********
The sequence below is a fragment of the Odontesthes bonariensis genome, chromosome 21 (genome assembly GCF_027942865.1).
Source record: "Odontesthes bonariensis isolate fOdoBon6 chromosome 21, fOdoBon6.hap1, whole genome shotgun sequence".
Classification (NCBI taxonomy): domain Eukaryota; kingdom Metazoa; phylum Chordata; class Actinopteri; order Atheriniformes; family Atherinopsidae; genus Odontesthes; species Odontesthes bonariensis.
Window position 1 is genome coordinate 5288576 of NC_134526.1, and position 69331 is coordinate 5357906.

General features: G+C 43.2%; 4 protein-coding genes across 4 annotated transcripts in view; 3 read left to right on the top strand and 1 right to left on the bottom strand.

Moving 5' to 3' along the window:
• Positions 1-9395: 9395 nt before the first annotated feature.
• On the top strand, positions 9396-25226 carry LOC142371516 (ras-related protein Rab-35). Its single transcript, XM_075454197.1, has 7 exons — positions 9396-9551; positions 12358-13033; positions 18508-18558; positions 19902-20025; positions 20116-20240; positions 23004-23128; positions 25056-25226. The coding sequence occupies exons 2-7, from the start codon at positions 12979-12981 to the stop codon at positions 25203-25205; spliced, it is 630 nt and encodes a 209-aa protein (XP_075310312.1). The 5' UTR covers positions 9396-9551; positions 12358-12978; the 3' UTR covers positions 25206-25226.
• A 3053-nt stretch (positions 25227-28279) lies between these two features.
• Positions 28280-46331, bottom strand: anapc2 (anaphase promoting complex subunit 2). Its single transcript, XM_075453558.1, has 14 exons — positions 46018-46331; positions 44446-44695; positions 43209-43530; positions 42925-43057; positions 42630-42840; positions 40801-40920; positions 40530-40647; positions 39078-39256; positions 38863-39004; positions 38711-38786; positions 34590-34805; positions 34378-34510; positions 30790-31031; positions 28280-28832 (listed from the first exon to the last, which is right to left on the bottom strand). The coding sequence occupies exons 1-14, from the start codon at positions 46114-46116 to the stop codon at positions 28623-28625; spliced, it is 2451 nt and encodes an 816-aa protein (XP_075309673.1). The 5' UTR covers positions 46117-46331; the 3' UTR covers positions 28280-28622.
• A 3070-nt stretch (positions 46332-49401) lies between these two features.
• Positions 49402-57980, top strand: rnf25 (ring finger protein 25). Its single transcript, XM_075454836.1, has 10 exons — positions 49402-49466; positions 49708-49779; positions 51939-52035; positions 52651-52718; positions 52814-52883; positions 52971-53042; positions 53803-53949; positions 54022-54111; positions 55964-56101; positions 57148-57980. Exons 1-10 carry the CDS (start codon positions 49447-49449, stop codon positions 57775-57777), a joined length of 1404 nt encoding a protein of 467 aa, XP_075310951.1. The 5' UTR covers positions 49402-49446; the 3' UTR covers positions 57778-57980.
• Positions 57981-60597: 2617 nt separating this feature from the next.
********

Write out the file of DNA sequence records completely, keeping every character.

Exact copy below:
The sequence below is a fragment of the Odontesthes bonariensis genome, chromosome 21 (genome assembly GCF_027942865.1).
Source record: "Odontesthes bonariensis isolate fOdoBon6 chromosome 21, fOdoBon6.hap1, whole genome shotgun sequence".
Classification (NCBI taxonomy): domain Eukaryota; kingdom Metazoa; phylum Chordata; class Actinopteri; order Atheriniformes; family Atherinopsidae; genus Odontesthes; species Odontesthes bonariensis.
Window position 1 is genome coordinate 5288576 of NC_134526.1, and position 69331 is coordinate 5357906.

General features: G+C 43.2%; 4 protein-coding genes across 4 annotated transcripts in view; 3 read left to right on the top strand and 1 right to left on the bottom strand.

Moving 5' to 3' along the window:
• Positions 1-9395: 9395 nt before the first annotated feature.
• On the top strand, positions 9396-25226 carry LOC142371516 (ras-related protein Rab-35). Its single transcript, XM_075454197.1, has 7 exons — positions 9396-9551; positions 12358-13033; positions 18508-18558; positions 19902-20025; positions 20116-20240; positions 23004-23128; positions 25056-25226. The coding sequence occupies exons 2-7, from the start codon at positions 12979-12981 to the stop codon at positions 25203-25205; spliced, it is 630 nt and encodes a 209-aa protein (XP_075310312.1). The 5' UTR covers positions 9396-9551; positions 12358-12978; the 3' UTR covers positions 25206-25226.
• A 3053-nt stretch (positions 25227-28279) lies between these two features.
• Positions 28280-46331, bottom strand: anapc2 (anaphase promoting complex subunit 2). Its single transcript, XM_075453558.1, has 14 exons — positions 46018-46331; positions 44446-44695; positions 43209-43530; positions 42925-43057; positions 42630-42840; positions 40801-40920; positions 40530-40647; positions 39078-39256; positions 38863-39004; positions 38711-38786; positions 34590-34805; positions 34378-34510; positions 30790-31031; positions 28280-28832 (listed from the first exon to the last, which is right to left on the bottom strand). The coding sequence occupies exons 1-14, from the start codon at positions 46114-46116 to the stop codon at positions 28623-28625; spliced, it is 2451 nt and encodes an 816-aa protein (XP_075309673.1). The 5' UTR covers positions 46117-46331; the 3' UTR covers positions 28280-28622.
• A 3070-nt stretch (positions 46332-49401) lies between these two features.
• Positions 49402-57980, top strand: rnf25 (ring finger protein 25). Its single transcript, XM_075454836.1, has 10 exons — positions 49402-49466; positions 49708-49779; positions 51939-52035; positions 52651-52718; positions 52814-52883; positions 52971-53042; positions 53803-53949; positions 54022-54111; positions 55964-56101; positions 57148-57980. Exons 1-10 carry the CDS (start codon positions 49447-49449, stop codon positions 57775-57777), a joined length of 1404 nt encoding a protein of 467 aa, XP_075310951.1. The 5' UTR covers positions 49402-49446; the 3' UTR covers positions 57778-57980.
• Positions 57981-60597: 2617 nt separating this feature from the next.